Turning on a Riesling fan to Sylvaner seems like a logical move, given their similarities, but Germany’s consistently cool climate means a change in variety doesn’t take one too far afield, stylistically--lower alcohol and higher acids will be the persistent theme, so exploration is relatively comfortable if one already appreciates German Riesling. 

Other regions are more varied, especially in the New World, where it’s too easy to think in terms of a country rather than a region in the first place.  There’s no reason to suppose a Syrah from Waiheke Island should have much in common with a Central Otago Pinot Noir, or (even more extremely) a Margaret River Chardonnay with a Hunter Valley Semillon.  And none of those are “signature varieties“ for those countries, which means they’re rarely discovered by casual audiences.  If you don’t like Sauvignon Blanc, you might not ever turn to the New Zealand section of the list, so the Man O’War Dreadnought Syrah might never make it to your glass (which would be shame).  If you’re reading this, of course, you’re probably interested and curious enough to explore, but as on the production side, it takes a critical mass of consumers asking for these wines to make it worthwhile for restaurants and stores to stock them.

Ideally, those restaurants and stores lead their customers to these wines in any case.  Acquerello in San Francisco is focused on Piedmont.  On the white side, Arneis and Cortese can satisfy the demand for Pinot Grigio--not a Piedmontese grape in any case, but one drinkers expect to find at an Italian restaurant.  “Those are the easy ones,” says Wine Director Gianpaolo Paterlini.  “We have more fun with Timorasso, which in body can do a whole range right up to white Burgundy or California Chardonnay in style.  If they like California Chardonnay, the first time they come in I might bring them an Italian Chardonnay; then the next time I’ll say ‘You had and Italian Chardonnay last time, but try this Timorasso this time.’” How else would a Chardonnay drinker know this rather obscure grape would appeal to them?  (Well, yes, they could read about it here.)  Among reds, Nebbiolo is naturally the signature variety, but Paterlini says many of their local guests prefer riper, softer, more fruit-forward wines, so his staff directs them to Barbera--a “secondary variety” that’s been around long enough to become enshrined as a thing in itself.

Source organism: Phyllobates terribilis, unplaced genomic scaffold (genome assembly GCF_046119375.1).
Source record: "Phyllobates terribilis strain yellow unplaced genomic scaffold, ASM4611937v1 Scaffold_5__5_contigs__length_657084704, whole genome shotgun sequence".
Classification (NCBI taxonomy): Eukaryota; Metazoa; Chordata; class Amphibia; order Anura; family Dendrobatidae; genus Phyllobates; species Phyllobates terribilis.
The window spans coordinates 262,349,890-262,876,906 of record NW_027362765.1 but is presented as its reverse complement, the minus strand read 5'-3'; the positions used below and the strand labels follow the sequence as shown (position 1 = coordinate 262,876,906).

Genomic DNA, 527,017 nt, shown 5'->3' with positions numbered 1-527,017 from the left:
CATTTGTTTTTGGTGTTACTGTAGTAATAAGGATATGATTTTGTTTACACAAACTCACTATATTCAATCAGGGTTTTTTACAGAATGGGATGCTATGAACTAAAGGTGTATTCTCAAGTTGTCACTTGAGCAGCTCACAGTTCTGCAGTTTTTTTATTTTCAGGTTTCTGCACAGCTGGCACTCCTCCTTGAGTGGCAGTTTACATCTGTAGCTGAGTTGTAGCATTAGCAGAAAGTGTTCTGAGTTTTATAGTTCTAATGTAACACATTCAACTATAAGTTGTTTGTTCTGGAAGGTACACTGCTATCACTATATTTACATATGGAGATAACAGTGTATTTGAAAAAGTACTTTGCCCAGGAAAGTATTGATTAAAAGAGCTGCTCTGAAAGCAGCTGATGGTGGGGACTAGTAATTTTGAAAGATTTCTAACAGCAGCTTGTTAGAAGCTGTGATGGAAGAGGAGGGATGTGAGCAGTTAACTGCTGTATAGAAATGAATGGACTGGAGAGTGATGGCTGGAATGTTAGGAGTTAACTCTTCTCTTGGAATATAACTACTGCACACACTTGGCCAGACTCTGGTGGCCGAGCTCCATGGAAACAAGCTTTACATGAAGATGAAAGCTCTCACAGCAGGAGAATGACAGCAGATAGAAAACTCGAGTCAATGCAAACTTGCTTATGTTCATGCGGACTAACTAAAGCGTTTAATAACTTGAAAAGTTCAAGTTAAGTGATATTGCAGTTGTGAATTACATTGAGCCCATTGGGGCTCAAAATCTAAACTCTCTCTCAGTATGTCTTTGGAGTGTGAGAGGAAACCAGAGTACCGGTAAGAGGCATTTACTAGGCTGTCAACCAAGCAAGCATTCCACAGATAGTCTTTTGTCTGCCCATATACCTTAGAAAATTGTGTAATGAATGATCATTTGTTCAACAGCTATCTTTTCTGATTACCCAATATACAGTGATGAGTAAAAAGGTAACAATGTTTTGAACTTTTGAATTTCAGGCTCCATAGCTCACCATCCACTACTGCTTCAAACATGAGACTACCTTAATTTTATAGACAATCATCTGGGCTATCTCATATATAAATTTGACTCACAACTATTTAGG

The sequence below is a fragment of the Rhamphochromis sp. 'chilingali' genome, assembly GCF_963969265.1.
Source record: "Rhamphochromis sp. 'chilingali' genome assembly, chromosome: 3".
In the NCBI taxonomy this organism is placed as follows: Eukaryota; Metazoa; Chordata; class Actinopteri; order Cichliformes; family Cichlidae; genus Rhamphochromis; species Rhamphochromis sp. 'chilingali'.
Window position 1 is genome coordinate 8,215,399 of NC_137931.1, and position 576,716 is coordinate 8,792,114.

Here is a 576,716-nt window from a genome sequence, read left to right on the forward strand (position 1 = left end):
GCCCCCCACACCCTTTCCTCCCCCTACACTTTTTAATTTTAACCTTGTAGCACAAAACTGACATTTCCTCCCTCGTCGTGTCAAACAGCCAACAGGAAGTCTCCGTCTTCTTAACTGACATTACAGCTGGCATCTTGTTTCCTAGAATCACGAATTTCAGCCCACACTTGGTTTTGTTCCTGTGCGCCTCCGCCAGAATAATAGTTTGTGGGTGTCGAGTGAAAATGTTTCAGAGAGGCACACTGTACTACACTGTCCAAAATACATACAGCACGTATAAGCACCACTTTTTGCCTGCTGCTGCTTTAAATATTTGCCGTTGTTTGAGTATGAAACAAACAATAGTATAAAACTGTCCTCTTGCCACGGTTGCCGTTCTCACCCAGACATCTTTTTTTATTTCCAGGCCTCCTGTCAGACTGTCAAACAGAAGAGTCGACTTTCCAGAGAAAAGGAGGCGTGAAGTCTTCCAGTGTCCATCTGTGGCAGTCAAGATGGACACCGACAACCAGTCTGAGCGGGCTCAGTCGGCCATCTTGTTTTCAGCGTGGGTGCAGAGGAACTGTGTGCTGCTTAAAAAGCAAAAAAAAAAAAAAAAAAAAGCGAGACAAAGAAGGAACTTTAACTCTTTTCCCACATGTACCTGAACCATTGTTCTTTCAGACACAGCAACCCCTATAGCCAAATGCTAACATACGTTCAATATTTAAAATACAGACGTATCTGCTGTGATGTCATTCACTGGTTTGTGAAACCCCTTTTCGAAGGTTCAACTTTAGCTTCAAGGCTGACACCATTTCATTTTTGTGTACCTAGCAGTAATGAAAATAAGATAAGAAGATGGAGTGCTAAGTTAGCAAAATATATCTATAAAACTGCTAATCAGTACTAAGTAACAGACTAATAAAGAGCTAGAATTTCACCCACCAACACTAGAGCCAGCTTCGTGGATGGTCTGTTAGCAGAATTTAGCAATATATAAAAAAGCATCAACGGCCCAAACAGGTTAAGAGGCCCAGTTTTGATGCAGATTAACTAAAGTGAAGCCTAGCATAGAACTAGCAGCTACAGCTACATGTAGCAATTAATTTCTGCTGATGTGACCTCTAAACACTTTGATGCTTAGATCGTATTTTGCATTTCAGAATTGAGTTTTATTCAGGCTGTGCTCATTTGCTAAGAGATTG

According to Chuck Hayward, Wine Buyer at the Jug Shop in San Francisco, which stocks a wide range of New Zealand and Australian wines, most signature varieties can credit their success in the U.S. market to offering something domestic wines do not:  “Australian Shiraz, New Zealand Sauvignon Blanc--there are no California equivalents.” Capitalizing on that uniqueness makes financial sense, but it makes producers and regions subject to public fickleness, as the Australians discovered when America’s taste for Shiraz collapsed several years ago.  For producers, putting forward other varieties is--among other things--hedging one’s bets; for the wine drinker, these secondary varieties are a reminder and opportunity to explore.